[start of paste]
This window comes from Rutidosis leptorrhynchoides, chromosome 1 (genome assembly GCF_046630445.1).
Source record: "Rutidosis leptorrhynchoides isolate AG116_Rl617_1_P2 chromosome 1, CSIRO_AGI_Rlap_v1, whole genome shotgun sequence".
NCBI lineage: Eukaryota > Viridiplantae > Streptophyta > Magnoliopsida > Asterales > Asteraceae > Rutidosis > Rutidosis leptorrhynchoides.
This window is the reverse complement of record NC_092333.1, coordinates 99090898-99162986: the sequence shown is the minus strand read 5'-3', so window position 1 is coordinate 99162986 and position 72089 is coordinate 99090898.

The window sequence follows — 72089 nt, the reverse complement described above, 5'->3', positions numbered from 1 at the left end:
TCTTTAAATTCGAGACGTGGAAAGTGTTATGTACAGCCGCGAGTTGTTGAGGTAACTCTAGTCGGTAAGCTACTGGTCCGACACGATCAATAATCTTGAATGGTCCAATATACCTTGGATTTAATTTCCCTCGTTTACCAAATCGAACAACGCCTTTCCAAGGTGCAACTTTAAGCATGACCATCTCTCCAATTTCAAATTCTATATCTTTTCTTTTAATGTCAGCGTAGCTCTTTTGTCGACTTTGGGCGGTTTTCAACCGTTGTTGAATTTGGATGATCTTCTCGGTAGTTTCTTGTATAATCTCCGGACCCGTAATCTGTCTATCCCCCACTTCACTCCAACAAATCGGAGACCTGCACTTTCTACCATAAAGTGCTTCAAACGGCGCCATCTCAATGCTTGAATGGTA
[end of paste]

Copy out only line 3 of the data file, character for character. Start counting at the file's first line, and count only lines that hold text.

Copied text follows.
NCBI lineage: Eukaryota > Viridiplantae > Streptophyta > Magnoliopsida > Asterales > Asteraceae > Rutidosis > Rutidosis leptorrhynchoides.